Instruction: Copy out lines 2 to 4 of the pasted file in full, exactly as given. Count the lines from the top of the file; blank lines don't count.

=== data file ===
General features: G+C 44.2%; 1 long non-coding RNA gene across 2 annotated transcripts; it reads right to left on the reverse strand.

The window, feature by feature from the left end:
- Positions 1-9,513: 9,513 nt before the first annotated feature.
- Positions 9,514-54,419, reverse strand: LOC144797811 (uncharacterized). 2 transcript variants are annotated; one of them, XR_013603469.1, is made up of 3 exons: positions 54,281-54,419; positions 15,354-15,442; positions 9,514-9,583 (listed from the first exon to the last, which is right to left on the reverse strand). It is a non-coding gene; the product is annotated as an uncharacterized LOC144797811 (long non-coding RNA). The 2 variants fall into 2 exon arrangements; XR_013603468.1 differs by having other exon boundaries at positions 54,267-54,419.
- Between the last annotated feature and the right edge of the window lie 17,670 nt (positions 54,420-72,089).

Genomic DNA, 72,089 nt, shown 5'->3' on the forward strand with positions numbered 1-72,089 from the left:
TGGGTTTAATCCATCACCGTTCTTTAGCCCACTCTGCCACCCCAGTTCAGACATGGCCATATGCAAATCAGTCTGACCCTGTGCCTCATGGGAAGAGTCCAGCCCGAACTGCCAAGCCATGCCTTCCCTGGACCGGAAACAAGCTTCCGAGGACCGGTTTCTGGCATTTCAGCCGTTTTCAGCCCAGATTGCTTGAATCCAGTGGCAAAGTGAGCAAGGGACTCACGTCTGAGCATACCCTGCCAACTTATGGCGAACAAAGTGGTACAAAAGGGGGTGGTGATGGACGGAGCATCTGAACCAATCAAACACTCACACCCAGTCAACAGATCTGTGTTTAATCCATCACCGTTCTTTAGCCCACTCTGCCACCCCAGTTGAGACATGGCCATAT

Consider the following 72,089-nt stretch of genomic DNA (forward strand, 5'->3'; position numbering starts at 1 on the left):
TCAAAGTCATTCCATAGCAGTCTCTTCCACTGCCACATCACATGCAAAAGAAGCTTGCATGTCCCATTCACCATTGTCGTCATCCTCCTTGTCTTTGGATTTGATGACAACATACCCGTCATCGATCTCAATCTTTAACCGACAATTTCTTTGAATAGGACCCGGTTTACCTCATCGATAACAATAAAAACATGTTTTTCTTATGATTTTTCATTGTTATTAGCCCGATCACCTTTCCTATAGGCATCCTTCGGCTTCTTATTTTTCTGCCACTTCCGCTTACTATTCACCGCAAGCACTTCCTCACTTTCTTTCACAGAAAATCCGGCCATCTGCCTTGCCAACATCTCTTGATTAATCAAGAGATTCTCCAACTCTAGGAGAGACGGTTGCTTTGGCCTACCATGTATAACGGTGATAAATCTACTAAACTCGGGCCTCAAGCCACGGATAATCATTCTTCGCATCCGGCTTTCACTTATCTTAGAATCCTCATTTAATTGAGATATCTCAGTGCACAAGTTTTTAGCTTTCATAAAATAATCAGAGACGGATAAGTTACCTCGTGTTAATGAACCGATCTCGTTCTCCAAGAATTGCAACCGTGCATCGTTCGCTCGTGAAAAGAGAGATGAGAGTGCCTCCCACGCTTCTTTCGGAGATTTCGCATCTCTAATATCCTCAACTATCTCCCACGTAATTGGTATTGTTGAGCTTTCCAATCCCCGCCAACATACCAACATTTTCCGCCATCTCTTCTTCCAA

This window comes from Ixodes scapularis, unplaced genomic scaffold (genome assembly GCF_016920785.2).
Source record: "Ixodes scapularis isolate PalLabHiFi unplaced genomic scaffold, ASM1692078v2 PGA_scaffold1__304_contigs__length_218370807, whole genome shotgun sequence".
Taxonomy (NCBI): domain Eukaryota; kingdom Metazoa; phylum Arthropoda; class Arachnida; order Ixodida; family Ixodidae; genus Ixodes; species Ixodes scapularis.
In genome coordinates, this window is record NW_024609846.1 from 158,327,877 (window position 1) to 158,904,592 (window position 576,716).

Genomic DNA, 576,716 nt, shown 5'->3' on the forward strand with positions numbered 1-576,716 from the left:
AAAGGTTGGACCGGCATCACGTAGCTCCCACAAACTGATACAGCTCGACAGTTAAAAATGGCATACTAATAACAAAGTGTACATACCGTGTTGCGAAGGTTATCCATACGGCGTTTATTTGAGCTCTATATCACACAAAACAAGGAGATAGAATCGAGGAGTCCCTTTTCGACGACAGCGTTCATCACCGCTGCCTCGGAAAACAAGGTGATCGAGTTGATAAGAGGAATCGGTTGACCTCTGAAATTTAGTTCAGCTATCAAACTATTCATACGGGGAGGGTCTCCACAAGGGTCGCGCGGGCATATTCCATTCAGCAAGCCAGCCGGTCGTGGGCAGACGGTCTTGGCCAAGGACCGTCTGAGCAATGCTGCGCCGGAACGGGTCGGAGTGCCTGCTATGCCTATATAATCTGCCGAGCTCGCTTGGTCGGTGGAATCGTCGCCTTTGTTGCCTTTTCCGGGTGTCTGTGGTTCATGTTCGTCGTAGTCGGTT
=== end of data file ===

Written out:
The window, feature by feature from the left end:
- Positions 1-9,513: 9,513 nt before the first annotated feature.
- Positions 9,514-54,419, reverse strand: LOC144797811 (uncharacterized). 2 transcript variants are annotated; one of them, XR_013603469.1, is made up of 3 exons: positions 54,281-54,419; positions 15,354-15,442; positions 9,514-9,583 (listed from the first exon to the last, which is right to left on the reverse strand). It is a non-coding gene; the product is annotated as an uncharacterized LOC144797811 (long non-coding RNA). The 2 variants fall into 2 exon arrangements; XR_013603468.1 differs by having other exon boundaries at positions 54,267-54,419.